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J Cole explains his decision to play in the Basketball Africa League


In a time where the world stayed at home and baked pounds of banana bread to combat stagnation, Jermaine Lamarr Cole aka J.Cole took to the courts to work on his game to pass the time. This week, he celebrates the journey by signing a deal to play for the Rwanda Patriots BBC in the Basketball Africa League, a product of a shift in thinking which he covers extensively in the documentary dropping tomorrow as per his official Twitter account.

Cole, 36, is no stranger to the game. His performance on the court for Sanford High School in North Carolina was impressive, and while it did not lead to Cole being recruited, the rapper did make it to the team at St. John’s as a walk-on but then shifted his focus to music before his college career began.

“Are you okay with getting comfortable? Did you leave no stone unturned creatively? When I thought about that feeling, I said Nah, I’m not cool with that.”


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You might ask, why is this important to the game? We have seen a rapper make a run at their hoop dream before in Master P, what is new here? For starters, the BAL is the product of a partnership between FIBA and the NBA to grow the game across Africa, a part of the world that has already produced elite NBA talent such as Pascal Siakam and league MVP candidate Joel Embiid. By developing the game and raising the standard of play in the region, both the BAL and perhaps even the NBA can benefit from the infusion of even more talent coming from Africa.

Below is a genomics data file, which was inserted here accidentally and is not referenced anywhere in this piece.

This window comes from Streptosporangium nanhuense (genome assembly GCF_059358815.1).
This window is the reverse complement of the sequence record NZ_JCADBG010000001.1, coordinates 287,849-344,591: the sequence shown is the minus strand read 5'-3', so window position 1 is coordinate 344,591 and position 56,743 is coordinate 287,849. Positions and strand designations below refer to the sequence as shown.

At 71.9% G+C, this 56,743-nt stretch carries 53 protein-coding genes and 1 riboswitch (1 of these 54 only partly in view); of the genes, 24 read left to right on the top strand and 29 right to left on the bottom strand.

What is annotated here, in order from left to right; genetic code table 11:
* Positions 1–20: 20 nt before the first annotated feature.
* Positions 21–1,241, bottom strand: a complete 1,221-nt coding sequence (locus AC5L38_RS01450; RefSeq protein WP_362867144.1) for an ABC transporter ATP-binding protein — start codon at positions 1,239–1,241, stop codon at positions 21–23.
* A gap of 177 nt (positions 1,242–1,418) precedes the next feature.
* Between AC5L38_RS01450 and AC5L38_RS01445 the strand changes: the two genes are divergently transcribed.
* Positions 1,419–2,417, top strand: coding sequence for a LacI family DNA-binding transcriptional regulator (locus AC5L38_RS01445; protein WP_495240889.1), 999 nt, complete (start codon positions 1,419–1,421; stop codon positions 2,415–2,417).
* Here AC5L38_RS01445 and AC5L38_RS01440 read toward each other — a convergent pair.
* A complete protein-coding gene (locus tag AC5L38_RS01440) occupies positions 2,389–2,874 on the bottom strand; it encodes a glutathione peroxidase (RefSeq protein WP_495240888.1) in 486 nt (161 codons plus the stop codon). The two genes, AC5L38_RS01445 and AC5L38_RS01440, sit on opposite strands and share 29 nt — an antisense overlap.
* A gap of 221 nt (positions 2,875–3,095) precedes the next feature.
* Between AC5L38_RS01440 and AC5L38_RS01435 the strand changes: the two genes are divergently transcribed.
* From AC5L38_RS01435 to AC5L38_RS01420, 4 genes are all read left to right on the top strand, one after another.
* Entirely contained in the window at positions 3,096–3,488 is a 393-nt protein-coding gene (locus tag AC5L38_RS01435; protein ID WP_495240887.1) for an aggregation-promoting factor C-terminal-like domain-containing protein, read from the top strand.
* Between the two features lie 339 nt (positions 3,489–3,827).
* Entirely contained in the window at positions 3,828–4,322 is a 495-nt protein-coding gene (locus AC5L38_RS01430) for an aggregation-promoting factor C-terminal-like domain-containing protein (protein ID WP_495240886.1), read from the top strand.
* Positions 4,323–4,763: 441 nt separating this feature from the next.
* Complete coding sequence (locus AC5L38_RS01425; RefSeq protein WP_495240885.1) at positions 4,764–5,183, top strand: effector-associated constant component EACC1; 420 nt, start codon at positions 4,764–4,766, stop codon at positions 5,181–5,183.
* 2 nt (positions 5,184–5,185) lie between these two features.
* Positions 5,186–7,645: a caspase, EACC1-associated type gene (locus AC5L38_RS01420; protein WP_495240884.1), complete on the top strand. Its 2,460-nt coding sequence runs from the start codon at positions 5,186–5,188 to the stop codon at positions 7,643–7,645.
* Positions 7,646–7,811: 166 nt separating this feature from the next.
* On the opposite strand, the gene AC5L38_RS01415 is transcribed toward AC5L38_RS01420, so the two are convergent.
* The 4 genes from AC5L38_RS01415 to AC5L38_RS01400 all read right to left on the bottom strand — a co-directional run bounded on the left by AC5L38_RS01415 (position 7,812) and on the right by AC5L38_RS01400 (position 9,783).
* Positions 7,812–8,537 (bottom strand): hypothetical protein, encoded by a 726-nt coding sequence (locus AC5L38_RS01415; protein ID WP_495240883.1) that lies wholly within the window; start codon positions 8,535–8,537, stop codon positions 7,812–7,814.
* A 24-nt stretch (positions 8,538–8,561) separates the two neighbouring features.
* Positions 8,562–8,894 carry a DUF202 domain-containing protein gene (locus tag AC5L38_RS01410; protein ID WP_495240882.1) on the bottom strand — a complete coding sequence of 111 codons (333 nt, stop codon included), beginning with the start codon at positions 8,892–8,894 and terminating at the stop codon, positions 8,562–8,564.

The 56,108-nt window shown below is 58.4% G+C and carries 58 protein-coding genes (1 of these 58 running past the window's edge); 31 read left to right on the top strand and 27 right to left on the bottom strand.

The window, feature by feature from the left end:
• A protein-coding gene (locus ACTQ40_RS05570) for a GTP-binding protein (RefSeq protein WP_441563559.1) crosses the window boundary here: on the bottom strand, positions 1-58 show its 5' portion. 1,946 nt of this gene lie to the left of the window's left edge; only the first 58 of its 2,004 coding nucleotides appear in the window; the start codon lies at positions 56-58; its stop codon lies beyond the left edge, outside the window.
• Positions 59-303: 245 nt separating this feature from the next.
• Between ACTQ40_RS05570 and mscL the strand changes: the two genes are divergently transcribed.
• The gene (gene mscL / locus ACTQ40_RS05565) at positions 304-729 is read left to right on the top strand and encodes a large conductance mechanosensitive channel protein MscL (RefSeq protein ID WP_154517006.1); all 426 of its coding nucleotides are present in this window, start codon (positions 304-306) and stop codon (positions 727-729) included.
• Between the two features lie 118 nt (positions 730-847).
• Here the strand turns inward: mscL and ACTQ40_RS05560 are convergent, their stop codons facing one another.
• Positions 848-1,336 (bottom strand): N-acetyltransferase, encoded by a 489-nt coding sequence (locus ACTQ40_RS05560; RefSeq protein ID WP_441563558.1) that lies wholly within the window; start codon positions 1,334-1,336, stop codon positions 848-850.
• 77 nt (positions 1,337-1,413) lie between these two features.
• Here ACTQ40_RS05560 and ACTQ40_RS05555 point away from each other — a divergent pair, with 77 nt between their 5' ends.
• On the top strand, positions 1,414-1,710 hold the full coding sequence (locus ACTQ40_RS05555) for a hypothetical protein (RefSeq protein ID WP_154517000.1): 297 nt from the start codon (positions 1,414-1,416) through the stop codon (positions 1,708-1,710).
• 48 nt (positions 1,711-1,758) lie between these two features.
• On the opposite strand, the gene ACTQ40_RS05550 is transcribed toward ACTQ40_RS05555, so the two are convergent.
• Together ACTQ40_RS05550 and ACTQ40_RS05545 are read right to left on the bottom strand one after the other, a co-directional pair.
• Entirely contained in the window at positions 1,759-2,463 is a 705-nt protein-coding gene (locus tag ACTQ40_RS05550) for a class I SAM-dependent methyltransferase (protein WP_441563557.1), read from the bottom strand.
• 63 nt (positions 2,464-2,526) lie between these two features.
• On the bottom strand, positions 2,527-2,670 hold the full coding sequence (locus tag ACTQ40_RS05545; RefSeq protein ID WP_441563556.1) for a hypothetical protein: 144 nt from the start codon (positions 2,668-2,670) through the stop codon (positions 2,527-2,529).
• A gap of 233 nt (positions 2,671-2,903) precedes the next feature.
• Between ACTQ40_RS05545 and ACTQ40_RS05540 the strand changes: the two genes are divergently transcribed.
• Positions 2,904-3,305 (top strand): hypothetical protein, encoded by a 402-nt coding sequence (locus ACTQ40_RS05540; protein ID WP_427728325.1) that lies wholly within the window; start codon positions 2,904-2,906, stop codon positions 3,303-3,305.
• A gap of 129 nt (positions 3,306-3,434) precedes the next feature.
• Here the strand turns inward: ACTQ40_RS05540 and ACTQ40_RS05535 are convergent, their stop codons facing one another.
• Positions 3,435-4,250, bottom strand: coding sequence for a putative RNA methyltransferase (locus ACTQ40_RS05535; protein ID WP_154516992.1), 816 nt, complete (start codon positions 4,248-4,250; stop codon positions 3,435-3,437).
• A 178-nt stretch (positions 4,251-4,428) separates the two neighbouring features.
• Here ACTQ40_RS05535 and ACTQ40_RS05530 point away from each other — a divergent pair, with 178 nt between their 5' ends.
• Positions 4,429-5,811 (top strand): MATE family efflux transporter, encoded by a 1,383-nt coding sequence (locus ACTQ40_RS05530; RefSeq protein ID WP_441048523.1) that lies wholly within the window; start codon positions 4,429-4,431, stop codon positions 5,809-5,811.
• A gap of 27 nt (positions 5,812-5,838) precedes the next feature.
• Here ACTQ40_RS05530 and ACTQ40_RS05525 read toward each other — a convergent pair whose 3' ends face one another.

However, there is the brand and business side of operating a basketball league in order to keep things running, and no league in the world understands that better than the NBA. A league needs a face, and in its most successful year, the NBA had the likes of Michael Jordan, Kobe Bryant, LeBron James, and Steph Curry to take its brand to new heights. For the BAL, a global icon like J.Cole helping kick things off could spell the difference as to whether this league lives or dies. Whether he averages two points a game or twenty is immaterial; what matters is that he represents what we all truly believe, that it is never too late to go after our dreams. Especially when you can hold your own against NBA guys.

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